WHEREAS, drone aircraft are poised to gain unprecedented access to private property at any altitude  and for any purpose, including but not limited to purposes of advertising, news reporting, environmental  monitoring, package delivery, recreation, and private investigations; and

WHEREAS, police departments  in the United States  have begun  using drone  aircraft in the  absen ce of  clear guidance from lawmakers; and

WHEREAS,  some  drone aircraf t being marketed  to law enforcement agencies  are designed to carry  weapons  including  tear gas,  rubber buckshot , and firearms 11

WHEREAS, the rapid  development  of drone  aircraft  technology, driven largely by manufacturers  producing drone aircraft for military  u se, poses a serious threat to the privacy and constitutional rights of  the American people, including the residents of Northampton; and and  the introduction of such technology send s a chilling message  to the  American people ; and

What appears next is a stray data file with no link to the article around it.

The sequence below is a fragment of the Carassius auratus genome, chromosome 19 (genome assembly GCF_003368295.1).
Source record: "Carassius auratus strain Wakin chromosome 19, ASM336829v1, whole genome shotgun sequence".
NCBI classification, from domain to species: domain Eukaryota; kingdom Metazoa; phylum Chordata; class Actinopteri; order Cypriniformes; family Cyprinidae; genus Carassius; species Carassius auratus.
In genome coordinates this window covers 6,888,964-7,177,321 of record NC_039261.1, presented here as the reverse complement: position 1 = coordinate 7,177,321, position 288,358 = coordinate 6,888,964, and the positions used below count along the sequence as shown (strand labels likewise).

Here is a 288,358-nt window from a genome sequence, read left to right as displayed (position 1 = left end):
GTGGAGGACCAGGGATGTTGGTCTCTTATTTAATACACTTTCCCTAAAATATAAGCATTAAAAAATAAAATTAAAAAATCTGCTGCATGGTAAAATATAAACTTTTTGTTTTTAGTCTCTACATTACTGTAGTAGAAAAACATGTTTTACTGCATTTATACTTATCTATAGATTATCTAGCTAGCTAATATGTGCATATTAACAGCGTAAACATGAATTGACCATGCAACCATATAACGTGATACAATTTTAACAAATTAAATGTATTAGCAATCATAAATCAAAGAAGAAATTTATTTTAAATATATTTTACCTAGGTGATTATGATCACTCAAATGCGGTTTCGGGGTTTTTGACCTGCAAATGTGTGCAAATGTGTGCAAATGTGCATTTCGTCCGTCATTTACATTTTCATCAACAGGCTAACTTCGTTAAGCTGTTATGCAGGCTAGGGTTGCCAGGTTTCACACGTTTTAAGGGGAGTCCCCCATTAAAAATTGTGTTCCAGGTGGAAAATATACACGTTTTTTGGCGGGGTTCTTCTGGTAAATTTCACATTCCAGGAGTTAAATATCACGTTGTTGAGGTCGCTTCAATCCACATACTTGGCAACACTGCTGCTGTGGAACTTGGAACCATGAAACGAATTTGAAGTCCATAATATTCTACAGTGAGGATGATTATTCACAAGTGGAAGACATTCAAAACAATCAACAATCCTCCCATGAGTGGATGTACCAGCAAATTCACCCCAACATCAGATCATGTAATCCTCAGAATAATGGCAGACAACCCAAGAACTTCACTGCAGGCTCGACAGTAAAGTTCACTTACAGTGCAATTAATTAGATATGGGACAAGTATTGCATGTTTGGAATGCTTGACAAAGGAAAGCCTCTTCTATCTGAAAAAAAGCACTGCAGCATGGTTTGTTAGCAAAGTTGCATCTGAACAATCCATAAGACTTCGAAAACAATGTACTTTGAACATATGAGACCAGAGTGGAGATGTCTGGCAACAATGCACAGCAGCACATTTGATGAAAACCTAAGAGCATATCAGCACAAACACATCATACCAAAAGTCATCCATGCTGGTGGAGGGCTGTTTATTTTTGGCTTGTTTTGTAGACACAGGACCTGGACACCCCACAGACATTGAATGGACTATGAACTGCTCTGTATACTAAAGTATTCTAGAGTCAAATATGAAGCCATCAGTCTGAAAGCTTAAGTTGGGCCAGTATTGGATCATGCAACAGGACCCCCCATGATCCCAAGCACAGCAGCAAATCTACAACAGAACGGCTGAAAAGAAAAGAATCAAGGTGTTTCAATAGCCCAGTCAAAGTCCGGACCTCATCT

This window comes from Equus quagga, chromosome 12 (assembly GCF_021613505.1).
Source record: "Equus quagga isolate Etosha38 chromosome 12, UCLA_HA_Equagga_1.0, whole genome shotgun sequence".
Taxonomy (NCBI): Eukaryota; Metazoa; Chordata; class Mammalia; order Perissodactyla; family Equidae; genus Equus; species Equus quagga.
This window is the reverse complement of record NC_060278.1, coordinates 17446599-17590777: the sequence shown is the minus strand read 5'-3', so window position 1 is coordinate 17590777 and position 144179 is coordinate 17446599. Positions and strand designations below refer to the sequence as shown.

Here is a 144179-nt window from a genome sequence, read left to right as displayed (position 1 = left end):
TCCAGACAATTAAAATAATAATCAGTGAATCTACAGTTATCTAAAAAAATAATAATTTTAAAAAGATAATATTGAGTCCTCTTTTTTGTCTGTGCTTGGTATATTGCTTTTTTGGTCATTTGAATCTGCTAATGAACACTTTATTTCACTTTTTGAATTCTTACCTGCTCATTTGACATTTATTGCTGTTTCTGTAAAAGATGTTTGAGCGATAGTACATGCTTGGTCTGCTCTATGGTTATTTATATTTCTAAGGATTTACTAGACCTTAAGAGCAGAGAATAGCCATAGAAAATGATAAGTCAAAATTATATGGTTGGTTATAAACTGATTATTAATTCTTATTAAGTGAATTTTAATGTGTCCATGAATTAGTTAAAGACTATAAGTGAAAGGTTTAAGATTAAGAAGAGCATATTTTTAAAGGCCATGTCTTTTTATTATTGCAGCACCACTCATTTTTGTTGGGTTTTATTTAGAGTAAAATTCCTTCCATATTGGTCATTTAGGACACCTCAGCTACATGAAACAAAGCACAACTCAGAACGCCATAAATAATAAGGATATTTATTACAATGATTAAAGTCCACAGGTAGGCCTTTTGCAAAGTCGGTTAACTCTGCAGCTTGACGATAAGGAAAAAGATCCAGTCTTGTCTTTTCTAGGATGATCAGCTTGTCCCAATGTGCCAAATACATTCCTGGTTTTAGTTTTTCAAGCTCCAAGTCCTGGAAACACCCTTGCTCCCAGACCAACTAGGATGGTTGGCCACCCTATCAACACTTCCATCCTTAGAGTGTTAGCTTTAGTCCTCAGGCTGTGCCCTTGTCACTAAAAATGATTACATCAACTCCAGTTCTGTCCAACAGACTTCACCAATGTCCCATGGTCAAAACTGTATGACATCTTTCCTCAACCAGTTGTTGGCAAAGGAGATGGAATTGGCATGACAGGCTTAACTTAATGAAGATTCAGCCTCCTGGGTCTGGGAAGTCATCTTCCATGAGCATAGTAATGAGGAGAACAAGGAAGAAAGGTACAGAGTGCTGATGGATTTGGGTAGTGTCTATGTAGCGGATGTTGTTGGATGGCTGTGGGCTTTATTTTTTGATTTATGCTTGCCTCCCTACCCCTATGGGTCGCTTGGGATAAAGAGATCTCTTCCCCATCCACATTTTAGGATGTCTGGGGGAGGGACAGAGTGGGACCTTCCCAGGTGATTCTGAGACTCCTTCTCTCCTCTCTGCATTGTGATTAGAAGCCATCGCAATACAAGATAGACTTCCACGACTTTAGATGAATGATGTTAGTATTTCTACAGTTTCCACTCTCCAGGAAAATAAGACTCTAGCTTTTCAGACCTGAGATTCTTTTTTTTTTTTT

WHEREAS, the federal use of weaponized drone aircraft overseas is a poor precedent for  their domestic  use, in that  the e xtrajudicial use of drones has turned public opinion against the U.S.  g overnment in  Pakistan, Yemen, Somalia, and Afghanistan; and

WHERE AS drone aircraft strikes have killed more non – targeted people than those targeted, including  men, women, and children,  some known by name and others unidentified; 12

BE IT RESOLVED, that the City of Northampton call s on the U.S. government to immediately end its  practice of extrajudicial killing by armed drone aircraft ; and